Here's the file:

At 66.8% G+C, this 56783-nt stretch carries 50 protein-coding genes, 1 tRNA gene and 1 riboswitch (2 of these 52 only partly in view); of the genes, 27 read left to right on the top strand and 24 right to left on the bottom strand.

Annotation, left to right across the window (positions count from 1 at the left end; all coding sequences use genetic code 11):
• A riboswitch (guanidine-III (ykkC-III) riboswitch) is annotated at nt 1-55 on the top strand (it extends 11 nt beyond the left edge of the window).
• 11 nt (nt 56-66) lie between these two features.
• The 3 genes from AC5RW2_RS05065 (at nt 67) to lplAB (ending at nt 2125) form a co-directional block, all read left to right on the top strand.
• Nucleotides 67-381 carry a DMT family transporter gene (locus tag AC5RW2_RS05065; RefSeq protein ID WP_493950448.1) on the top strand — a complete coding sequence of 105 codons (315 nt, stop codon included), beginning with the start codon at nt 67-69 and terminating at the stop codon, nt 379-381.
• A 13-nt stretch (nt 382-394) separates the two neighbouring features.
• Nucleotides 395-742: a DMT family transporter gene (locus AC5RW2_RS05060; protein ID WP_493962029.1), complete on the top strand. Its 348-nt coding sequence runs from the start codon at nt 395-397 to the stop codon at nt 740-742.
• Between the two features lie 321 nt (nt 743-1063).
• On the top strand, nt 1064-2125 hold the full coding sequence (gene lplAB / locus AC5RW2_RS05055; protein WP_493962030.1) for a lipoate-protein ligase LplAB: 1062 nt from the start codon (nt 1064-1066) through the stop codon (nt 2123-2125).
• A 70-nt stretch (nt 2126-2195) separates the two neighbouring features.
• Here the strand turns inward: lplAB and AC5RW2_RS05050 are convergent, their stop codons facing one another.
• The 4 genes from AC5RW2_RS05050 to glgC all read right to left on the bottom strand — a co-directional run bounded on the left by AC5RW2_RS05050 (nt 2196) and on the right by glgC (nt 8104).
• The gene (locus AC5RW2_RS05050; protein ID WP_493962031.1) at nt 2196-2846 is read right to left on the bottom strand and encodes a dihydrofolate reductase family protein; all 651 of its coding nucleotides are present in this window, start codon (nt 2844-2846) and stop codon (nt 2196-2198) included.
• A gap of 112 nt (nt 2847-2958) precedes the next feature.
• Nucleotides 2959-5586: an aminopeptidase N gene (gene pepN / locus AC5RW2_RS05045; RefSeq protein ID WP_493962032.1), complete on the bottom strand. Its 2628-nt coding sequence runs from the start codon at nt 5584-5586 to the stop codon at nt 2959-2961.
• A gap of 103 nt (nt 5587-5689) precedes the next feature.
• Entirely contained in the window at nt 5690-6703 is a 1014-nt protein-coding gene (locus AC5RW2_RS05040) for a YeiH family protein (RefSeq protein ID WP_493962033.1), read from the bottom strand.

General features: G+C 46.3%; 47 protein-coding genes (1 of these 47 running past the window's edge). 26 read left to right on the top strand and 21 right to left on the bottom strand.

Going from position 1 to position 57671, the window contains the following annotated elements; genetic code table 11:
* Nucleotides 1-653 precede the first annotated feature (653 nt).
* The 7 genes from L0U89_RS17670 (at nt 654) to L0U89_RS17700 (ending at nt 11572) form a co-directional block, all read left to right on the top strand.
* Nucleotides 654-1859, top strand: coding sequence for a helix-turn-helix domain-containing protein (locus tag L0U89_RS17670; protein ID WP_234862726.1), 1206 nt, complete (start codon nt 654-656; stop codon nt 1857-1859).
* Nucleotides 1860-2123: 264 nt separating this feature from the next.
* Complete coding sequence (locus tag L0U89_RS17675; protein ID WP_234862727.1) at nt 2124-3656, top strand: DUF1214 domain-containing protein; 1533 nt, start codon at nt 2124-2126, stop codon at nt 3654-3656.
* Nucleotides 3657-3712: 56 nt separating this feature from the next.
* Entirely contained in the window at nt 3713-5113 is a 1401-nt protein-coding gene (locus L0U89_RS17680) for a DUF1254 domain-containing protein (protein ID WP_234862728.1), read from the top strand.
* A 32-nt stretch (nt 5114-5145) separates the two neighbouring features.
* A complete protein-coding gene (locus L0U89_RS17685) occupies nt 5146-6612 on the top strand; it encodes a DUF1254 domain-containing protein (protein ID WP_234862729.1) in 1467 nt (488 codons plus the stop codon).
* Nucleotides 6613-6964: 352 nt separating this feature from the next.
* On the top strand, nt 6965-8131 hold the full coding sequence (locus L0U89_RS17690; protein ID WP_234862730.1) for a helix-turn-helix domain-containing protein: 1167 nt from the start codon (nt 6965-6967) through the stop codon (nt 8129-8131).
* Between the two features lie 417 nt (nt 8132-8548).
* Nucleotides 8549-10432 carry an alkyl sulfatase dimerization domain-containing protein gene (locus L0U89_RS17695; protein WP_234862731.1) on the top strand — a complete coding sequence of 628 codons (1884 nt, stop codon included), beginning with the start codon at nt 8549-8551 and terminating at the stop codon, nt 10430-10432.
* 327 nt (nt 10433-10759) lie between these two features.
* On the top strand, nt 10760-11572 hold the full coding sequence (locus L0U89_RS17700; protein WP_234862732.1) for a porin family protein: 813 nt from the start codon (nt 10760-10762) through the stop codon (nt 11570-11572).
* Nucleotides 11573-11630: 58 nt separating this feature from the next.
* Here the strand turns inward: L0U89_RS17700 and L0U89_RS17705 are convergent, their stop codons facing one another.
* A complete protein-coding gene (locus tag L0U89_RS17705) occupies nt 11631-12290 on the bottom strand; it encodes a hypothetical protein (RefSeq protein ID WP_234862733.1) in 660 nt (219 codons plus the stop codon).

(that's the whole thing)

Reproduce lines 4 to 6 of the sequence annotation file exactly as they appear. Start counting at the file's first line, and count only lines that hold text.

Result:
• 11 nt (nt 56-66) lie between these two features.
• The 3 genes from AC5RW2_RS05065 (at nt 67) to lplAB (ending at nt 2125) form a co-directional block, all read left to right on the top strand.
• Nucleotides 67-381 carry a DMT family transporter gene (locus tag AC5RW2_RS05065; RefSeq protein ID WP_493950448.1) on the top strand — a complete coding sequence of 105 codons (315 nt, stop codon included), beginning with the start codon at nt 67-69 and terminating at the stop codon, nt 379-381.